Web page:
“As more families look to save on energy, water, and utility costs, it is important to understand that HE washers, whether in a top-load or front-load configuration, can deliver unmatched efficiency, saving time and money in the laundry room,” Zeitler said.

The interest in laundry appliance efficiency varies by demographics. Consumers in the 18–44 age bracket call a high-efficiency washer a “must have” in their dream laundry room. For consumers older than 45, “must have” laundry appliances are more ergonomically friendly laundry appliances. OEMs like Whirlpool have developed laundry appliances that satisfy both priorities.

Whirlpool now offers two top-load washing machines, the Cabrio HE washer and an updated Whirlpool Classic conventional washer, that are Energy Star qualified, as well as selling the front-loading Duet model. Whirlpool Corp.’s Maytag brand achieves high efficiency with its Bravos washer, which operates without an agitator.

Other OEMs are also reaching Energy Star efficiency levels with top-load designs. Fisher & Paykel (Auckland, New Zealand; www.fisherpaykel.com) developed its direct-drive laundry drive motor, called SmartDrive, in the early 1990s, which enabled it to launch some of the most highly efficient top-load washers in the world. Today, the company’s top-loaders still use the latest generation of the SmartDrive to achieve Energy Star efficiency levels.

GE Appliances (Louisville, KY, U.S.; www.ge.com) developed top-load, high-efficiency washers that save water and energy with a unique rinsing system called RainShower. The system rinses clothes by showering them with water instead of soaking them in rinse water. The result is a water savings of up to 15 gal for each load of laundry.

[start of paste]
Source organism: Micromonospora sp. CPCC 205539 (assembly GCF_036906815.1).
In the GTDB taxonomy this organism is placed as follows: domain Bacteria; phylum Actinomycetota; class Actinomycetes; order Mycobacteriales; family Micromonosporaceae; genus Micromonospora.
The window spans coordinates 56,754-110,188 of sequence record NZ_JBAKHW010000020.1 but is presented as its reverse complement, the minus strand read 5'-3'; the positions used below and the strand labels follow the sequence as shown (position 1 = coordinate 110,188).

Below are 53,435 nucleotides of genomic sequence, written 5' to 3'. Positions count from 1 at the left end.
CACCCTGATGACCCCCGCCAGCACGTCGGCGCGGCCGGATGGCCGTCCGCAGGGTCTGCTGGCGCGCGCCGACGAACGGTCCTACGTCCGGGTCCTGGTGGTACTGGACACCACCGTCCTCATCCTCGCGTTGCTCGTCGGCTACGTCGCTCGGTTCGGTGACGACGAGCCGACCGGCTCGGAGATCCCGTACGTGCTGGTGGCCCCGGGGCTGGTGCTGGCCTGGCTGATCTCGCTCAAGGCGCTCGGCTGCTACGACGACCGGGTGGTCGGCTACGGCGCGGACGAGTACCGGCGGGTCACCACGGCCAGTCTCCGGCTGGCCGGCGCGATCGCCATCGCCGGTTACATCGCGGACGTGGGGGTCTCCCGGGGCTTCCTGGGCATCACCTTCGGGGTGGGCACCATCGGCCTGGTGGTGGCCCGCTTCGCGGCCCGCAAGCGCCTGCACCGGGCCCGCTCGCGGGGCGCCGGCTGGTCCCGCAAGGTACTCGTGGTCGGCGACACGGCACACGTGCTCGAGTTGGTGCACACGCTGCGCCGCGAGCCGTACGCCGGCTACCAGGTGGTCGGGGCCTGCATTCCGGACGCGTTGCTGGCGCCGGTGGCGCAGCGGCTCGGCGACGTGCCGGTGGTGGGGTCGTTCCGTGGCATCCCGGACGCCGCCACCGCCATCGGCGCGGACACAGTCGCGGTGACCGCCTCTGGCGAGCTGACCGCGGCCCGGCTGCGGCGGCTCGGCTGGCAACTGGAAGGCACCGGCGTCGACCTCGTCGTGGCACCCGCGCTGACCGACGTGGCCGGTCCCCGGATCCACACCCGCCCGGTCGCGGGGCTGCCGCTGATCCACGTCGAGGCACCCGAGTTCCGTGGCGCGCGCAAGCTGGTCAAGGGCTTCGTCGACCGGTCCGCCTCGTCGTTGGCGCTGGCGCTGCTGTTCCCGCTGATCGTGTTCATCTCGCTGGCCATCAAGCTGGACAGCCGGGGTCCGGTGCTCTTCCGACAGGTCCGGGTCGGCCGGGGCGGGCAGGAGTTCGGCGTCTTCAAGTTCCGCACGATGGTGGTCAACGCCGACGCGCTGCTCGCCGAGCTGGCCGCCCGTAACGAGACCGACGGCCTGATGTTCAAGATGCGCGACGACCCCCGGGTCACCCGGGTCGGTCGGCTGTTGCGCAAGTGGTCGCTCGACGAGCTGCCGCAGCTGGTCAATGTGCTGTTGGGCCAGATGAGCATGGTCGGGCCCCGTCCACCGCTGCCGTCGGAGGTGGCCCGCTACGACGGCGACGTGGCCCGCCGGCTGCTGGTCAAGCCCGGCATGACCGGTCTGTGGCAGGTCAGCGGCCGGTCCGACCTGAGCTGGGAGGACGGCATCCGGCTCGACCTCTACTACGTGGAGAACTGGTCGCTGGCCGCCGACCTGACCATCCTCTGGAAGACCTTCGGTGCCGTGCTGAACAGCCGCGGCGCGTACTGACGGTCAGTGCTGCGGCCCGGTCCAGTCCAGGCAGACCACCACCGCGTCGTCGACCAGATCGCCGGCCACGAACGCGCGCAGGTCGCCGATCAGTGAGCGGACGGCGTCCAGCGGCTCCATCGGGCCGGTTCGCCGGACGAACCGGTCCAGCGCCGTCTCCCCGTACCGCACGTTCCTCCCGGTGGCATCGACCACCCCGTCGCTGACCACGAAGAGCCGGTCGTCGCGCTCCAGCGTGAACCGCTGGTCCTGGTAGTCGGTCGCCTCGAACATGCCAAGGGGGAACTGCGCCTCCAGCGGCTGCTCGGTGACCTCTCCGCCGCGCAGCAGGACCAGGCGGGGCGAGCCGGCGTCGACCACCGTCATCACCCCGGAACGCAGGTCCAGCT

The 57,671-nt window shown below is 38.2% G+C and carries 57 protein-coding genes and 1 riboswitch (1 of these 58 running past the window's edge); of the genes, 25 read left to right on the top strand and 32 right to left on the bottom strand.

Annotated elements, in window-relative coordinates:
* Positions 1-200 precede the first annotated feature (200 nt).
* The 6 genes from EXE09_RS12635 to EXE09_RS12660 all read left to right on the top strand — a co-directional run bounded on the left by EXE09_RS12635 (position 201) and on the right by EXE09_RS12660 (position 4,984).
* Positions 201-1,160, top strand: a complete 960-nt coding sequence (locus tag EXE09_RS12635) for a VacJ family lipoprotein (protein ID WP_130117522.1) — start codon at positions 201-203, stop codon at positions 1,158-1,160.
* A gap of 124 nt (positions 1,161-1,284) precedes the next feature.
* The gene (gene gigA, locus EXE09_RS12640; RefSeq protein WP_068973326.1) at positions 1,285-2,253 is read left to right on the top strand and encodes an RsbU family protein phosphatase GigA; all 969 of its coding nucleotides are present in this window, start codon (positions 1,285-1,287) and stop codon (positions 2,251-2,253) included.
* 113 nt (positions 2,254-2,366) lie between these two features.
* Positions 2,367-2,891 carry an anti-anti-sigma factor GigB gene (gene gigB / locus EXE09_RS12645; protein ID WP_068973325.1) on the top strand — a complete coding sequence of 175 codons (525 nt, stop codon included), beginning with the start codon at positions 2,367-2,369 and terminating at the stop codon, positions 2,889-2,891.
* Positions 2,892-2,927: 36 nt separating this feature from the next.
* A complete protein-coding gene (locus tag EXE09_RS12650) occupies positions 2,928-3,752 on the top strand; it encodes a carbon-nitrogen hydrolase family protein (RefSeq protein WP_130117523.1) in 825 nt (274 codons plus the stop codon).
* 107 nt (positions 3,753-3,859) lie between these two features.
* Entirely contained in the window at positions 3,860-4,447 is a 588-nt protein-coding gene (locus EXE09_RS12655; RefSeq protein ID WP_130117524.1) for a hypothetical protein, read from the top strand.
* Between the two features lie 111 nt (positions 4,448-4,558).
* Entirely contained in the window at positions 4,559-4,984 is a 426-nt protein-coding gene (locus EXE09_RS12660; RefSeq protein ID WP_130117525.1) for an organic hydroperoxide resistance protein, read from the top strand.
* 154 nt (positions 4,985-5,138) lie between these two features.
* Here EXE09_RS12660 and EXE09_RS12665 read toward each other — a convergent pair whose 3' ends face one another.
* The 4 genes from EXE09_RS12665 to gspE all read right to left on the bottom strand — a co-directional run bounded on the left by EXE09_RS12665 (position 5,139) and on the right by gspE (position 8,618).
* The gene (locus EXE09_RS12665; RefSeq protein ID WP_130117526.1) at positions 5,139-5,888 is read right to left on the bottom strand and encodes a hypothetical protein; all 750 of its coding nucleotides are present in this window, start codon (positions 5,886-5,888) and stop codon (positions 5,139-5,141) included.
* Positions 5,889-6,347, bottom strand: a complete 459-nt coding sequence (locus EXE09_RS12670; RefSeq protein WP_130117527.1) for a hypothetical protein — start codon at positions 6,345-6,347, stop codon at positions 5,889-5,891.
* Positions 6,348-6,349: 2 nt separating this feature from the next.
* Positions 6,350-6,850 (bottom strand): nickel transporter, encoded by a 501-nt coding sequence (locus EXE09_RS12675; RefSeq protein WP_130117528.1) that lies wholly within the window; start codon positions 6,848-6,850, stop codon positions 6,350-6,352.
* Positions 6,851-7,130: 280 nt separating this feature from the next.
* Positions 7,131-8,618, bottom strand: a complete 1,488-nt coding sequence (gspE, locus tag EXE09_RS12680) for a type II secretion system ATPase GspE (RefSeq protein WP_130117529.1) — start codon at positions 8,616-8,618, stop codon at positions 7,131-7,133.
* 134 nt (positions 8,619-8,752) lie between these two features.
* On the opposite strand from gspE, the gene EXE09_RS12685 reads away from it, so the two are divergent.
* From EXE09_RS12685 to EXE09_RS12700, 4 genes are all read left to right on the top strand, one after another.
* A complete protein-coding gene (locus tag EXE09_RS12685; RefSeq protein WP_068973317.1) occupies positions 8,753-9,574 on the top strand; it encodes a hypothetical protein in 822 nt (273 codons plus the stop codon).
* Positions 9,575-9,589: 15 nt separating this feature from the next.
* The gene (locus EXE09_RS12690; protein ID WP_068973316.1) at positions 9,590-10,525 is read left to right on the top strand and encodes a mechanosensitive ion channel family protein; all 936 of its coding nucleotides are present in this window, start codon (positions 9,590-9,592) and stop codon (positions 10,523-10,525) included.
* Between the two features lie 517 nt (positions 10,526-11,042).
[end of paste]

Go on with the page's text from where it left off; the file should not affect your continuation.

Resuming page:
Even as OEMs are engineering laundry appliances that offer new benefits without changing familiar configurations, they are also designing new solutions to old laundry problems.

 

Purdue University student Louis Filosa was a finalist in the 2009 Electrolux Design Lab competition with her laundry appliance concept called Renew, which uses two steam blades to “blast” garments clean.

Washing Today and Tomorrow

There are some types of clothing—like wool sweaters—that simply should not go into a standard tumble dryer. Woolen sweaters and delicate garments are typically laid flat and allowed to air-dry. For a heavy wool sweater, air-drying can be a two-day process. Electrolux (Stockholm, Sweden; www.electrolux.com) says 92% of consumers have difficulties with drying woolen garments, and the company went out to develop a solution. The appliance it developed is the Calima, the first washing machine with an extendable drying board to quickly dry clothes flat. Users can take the sweater out of the washing machine and place it on the drying board, choosing the type of fabric and temperature setting. Fans blow warm air through openings in the panel to dry the garment. The user turns the garment once and it is dry in 60 minutes. It can be used to dry various delicate garments or standard garments that the user needs to wear in a hurry.